Nature and Ethics

Picture 2: In the Butterfly Rainforest, FLMNH, photo by Lamija Repesa

The museum definitely provided the opportunity for me to experience the nature in a way that Leopold proposed. We are definitely not the most important beings in this world, but we are equal members of the entire community and food chain, together with insects or whales. This was my attitude before visiting the museum, but the visit made me think more of my beliefs and the reality. It is true that we shouldn't be ''conquers of the land'' as Leopold said, but the reality is that we are acting like that. By thinking about nature and ethics in the museum I became more aware how nature is so precious, but we are not showing enough respect for it. By walking through Butterfly Rainforest, looking at so many different butterflies in beautiful environment, I thought about how privileged we are to have something like this on our planet and that we have no right to be ''conquers of the land'' but that we have a duty to be equal members of the community together with other beings. That is, I felt an ethical responsibility in the museum in a way that Leopold described it. Other people were obviously enjoying looking at butterflies and nature as much as I did and I believe if they thought about it they would come to the same conclusion. While at the museum, I was able to connect to the nature. In the picture above, I am standing under the leaf that is bigger than my head and looks like an umbrella. I think that this picture symbolizes many ways in which we can connect to the nature and have mutual relationships with it. I connected to the nature because it made me feel safe and peaceful, and the overall design of the museum facilitated this. I learned that by making efforts to protect nature, the nature will in turn protect us.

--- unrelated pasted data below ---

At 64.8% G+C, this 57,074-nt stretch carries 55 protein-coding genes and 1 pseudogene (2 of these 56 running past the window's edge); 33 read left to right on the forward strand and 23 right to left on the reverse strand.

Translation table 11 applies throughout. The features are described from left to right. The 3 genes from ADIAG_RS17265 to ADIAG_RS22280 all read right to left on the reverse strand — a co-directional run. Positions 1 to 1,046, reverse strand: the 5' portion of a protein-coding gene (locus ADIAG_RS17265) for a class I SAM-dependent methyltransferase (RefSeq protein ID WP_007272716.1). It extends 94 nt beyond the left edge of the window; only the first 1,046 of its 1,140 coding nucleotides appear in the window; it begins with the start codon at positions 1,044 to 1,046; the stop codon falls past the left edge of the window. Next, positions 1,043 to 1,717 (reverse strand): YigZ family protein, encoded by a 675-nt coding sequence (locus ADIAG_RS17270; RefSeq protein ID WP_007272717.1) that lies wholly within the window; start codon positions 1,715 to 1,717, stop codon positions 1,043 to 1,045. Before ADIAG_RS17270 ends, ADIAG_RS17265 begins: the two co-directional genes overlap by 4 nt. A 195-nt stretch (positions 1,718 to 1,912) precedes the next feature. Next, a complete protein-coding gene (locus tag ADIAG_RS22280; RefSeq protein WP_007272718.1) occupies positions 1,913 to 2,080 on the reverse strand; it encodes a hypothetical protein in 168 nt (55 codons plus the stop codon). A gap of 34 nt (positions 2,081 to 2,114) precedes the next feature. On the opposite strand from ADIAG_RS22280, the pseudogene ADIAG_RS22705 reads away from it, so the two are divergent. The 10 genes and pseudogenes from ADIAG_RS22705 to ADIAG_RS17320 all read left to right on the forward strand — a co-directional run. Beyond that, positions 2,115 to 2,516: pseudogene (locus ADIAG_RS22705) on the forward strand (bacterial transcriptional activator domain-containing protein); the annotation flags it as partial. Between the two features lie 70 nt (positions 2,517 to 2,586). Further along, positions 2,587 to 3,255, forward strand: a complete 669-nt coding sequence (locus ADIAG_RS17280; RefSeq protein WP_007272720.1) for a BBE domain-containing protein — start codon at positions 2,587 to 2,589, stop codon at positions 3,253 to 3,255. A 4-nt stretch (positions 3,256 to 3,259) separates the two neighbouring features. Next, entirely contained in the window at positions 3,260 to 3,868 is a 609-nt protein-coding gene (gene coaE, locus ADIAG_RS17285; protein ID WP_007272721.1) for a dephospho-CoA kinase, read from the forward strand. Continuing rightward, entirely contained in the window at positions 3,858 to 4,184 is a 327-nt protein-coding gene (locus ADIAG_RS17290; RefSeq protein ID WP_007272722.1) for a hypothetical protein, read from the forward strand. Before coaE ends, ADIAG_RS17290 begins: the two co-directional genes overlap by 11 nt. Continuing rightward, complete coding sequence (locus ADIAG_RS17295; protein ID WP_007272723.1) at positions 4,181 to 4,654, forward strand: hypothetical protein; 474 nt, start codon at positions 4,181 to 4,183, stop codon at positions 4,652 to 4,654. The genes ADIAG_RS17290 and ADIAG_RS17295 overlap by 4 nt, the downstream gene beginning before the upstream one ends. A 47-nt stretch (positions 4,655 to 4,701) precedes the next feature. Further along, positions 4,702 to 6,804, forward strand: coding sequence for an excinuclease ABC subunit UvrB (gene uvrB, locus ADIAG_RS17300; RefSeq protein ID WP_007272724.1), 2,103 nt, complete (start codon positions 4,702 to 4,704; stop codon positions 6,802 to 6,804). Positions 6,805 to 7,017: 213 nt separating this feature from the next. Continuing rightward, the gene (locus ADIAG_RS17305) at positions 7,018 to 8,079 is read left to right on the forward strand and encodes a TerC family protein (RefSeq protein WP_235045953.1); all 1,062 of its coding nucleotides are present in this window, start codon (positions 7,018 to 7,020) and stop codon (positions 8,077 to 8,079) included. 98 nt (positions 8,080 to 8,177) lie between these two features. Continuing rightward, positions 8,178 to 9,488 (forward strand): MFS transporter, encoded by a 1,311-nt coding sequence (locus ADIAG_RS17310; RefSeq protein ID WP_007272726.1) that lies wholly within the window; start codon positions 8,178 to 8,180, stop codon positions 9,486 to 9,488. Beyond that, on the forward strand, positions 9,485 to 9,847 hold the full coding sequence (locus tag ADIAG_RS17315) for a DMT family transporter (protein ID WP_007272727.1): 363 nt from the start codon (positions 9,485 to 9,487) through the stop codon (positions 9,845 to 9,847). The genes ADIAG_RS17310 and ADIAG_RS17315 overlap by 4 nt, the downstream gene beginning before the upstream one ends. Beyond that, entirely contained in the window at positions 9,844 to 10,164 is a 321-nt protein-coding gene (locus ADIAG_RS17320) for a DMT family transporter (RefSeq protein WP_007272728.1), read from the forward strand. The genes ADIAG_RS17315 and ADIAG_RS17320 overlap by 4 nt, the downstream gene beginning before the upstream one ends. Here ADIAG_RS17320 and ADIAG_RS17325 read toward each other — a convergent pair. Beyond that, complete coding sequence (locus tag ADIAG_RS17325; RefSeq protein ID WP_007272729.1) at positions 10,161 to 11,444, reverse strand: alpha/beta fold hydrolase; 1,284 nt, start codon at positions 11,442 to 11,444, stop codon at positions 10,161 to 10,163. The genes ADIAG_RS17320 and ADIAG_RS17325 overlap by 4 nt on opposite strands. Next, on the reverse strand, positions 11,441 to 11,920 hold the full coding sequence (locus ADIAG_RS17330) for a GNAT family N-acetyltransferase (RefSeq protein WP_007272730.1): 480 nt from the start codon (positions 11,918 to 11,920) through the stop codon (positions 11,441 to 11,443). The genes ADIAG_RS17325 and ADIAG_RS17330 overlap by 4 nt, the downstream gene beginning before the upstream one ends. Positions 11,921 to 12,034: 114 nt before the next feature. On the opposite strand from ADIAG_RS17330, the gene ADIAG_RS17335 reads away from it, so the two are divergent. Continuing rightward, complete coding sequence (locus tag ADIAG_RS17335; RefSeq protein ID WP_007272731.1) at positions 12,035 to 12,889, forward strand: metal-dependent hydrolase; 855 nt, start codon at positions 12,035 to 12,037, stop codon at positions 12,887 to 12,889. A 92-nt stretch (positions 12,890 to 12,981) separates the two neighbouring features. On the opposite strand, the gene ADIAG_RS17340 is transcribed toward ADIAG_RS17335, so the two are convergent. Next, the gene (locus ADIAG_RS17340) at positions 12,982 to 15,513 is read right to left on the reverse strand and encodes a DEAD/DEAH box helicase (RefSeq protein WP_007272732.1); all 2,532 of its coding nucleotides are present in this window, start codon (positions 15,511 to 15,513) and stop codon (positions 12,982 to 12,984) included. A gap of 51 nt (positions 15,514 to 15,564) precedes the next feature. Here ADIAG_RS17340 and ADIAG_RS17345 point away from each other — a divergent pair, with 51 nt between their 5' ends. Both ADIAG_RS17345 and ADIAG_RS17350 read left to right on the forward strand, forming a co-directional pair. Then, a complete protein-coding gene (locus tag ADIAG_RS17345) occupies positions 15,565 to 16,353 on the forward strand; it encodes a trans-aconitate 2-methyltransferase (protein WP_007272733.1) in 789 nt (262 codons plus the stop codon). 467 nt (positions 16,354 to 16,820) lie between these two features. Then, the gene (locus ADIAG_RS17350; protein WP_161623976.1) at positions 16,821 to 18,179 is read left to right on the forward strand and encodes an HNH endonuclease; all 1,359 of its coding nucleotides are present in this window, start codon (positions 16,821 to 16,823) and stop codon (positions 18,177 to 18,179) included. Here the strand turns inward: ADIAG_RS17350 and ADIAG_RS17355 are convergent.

Nature and the Human Spirit

Picture 3: In the forest - Florida Museum of Natural History, photo by Lamija Repesa